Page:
Also helping to dig the trench for Carol - it was good working as a team, and it shows how much quicker and better things get done when we work together than on our own. That’s a good lesson to learn for general, to work as a team together, and to support each other.

In some ways I’m looking forwards to going home – to see family and friends again. I’ll be telling them what a great experience it was and how much I enjoyed it.

Friday 15 April 2016

Friday - and more insights into Helping Hands Foundation. By Josh and Tiff E

Today was back to Dobrich for a bit more insight into the work of Helping Hands Foundation.
The team had a fun hour with the Roma children at the HHF kindergarten, where we had been on Wednesday, and it was lovely to see that the children remembered who we were.

But first off we visited the HHF hostel that provides temporary accommodation for up to 6 men who were previously homeless. The men are referred from the local authority, and tend to stay for between 6 weeks and 6 months whilst they get assistance with reintegrating into society. Where possible HHF try and help them find work,  but some of the men are too old for that and so for them it is a case of sorting out alternative accommodation, and accessing whatever income they might be eligible for.

We were able to see round the home, which is very small, but a safe and welcoming place, and meet the workers and volunteer staff as well as some of the residents. They also showed us their garden where they grow vegetables and keep chickens and rabbits in an effort to be as self-sufficient as possible.

The residents are taught how to do the gardening as part of their daily routine so that even if they don’t have paid work, they still have something to do that gives them self-worth and is a chance to develop new skills.

It was a very insightful visit for the team, and here are some thoughts from Josh Harvey and then Tiff Evans that underline how significant it was.

Q – what did you think about the homeless hostel?
A – I felt sad for the men who lived there because they had to live on the streets without money or food

Q – did you talk to the men?
A – they showed me the garden and how they grow vegetables and raised chickens and rabbits to feed themselves

Q – how did they make you feel?
A – I felt lucky I have people to help me look after myself and I have money to buy food and things
I would like to do something like a hand print collage to give to them to put on their wall.
When we went into the hostel one of the men’s faces lit up and he had a big smile that made me sad that he had no family or friends to make him smile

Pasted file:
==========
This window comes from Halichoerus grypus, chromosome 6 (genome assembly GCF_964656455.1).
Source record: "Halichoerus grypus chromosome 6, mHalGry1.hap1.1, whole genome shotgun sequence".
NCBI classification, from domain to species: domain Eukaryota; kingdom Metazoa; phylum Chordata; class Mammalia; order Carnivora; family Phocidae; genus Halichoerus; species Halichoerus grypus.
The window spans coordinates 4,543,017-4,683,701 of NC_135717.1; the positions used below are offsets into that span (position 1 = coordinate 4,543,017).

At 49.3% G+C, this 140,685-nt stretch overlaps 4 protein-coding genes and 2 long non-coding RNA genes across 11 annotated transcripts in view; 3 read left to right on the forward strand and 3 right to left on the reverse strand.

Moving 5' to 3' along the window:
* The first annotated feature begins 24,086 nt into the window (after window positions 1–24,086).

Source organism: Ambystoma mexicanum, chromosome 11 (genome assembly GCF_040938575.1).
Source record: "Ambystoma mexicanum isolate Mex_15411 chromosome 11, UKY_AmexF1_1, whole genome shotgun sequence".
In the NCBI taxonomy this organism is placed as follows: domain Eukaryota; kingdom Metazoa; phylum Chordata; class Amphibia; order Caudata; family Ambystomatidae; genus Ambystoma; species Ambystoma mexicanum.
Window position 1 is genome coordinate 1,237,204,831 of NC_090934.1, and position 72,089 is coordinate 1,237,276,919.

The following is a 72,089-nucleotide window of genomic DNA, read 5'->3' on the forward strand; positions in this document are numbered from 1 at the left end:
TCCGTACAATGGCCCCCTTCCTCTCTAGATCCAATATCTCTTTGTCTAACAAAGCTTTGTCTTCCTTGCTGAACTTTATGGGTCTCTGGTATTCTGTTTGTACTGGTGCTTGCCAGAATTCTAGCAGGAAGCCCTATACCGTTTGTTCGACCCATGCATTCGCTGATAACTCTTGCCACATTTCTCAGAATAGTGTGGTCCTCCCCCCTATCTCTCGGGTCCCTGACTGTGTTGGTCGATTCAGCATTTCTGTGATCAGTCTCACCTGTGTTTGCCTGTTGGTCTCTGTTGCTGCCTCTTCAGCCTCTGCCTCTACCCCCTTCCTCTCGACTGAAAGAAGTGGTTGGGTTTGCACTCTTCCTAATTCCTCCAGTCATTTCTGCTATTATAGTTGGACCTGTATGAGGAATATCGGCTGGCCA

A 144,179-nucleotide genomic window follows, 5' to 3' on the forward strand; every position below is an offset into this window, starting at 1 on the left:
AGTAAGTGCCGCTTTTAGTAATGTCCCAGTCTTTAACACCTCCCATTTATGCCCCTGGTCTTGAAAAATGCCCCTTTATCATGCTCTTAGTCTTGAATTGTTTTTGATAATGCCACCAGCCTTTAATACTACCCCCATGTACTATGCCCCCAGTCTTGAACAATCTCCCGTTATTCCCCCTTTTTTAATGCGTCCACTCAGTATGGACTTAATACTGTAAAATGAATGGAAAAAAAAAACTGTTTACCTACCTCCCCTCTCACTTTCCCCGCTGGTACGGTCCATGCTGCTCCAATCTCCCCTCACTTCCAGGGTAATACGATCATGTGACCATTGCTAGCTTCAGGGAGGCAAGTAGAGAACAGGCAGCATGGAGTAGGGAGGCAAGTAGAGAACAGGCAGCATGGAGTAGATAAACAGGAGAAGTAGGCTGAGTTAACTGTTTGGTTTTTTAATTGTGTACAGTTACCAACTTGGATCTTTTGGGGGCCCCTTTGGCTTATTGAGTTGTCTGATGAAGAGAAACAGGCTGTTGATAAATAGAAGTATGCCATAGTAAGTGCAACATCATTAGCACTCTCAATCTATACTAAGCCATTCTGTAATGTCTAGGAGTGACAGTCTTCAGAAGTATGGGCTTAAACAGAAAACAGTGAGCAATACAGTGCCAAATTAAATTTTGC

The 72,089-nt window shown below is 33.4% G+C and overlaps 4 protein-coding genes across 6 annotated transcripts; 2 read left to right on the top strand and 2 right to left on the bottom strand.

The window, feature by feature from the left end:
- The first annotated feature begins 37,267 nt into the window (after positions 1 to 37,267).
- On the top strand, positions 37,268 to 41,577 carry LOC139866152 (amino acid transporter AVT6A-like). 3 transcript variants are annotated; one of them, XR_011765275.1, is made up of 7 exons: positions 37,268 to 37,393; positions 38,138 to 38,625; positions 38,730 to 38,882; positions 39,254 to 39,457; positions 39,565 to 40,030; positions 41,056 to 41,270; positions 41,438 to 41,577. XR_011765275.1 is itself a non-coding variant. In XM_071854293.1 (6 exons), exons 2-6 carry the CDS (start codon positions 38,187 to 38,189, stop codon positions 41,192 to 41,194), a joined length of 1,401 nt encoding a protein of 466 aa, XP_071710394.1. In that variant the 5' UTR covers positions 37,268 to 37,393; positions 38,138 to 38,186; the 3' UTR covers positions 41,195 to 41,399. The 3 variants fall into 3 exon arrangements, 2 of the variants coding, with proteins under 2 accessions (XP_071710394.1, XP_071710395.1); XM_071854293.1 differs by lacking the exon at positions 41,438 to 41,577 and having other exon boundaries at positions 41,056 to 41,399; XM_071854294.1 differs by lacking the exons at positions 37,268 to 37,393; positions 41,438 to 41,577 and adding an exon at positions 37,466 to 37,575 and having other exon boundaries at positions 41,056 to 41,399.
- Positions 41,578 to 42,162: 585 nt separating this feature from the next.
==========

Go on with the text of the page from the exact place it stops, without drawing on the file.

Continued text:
Tiff E:
‘I was only homeless for a week, but that felt really bad. So when we were meeting people today it really upset me as it brought the memories back and I felt so sad for them. I was lucky as I had help and support to help me get back into accommodation. But the people over here don’t really have anything like that. There is nothing for most of them.

For the six people we met, it must have been really hard for them being on the streets, but now they can have a bit of hope. When they were on the streets it must have been so hard having to approach people to get into that place, but now they are in the home it is still hard as they don’t really have anyone; but I hope that the home is giving them hope, that they are starting to think there is a future for them.

When I was on the streets, I was very cold, hungry and lonely. I had no phone so I was shut off from the world. And because I’d been thrown out of home I didn’t know who to turn to. It was only when I went to my church and they saw the state I was in that they contacted my after-care worker, and she helped me get back to living with my mother. So at least I had my worker, and the people at the church who cared. Most people here don’t have that.

I get on better with my mum now, and after this trip I think I’ll get on even better. I appreciate her more now, and what she does for me; even that I just have her around. So when I’m home I won’t act like a spoilt brat anymore and I’ll try to spend more time with her, quality time that counts for something, showing that I am grateful to her and appreciate her.

Compared to the UK they have it harder here. In the UK there are soup kitchens, and hostels that people can go to for the night but over here there is just the one home for 6 people and if that is full there is nothing else for the others. In the winter here it gets really cold so that must be really hard – it’s hard enough in the summer but in the winter when it is freezing cold and raining – some of them freeze to death in their sleep, how awful is that.

I find it hard that there are charities to feed the stray cats and dogs here, but so little is down to help the homeless people. As much as animals are important and are living creatures, I just think humans should come first. I know some people might think that sounds harsh, but it seems to me that dogs are replaceable, and there is one of each human being and so we really ought to try and make their lives as good as we can.

I like to do voluntary work, and I was planning to go and volunteer in a charity shop when I get home, but now I’m thinking of volunteering in a soup kitchen or hostel instead. I don’t know what is out there in my area that I can help at but I will sit down with my support worker and look into it.

Going there today has really opened my eyes and made me realise there is a lot more I could do. I usually just sit around and think of what I want, and myself; I don’t usually think of others, and what they do or don’t have. But coming on this trip has opened my eyes and made me think and inspired me to want to help others a lot more.

I know I smoke way too much and I’m thinking that if I cut down on cigarettes and put the saved money to charity as well, then the amount that I used to spend on harming my body – that could pay for someone to have a roof over their head and a warm meal for a bit, and that would make it so worthwhile.

If I cut down just to spend money on clothes I wouldn’t have the will power, but to cut down so I can help someone else – that gives me more motivation. And I’ll find something to do to fill the gap – something that is about doing good for others to distract me from smoking. That’s what I want to do when I get back.

I am so grateful for having the opportunity to come here and see what I’ve seen and experience what I’ve experienced.  It’s really changed me and helped me see life differently'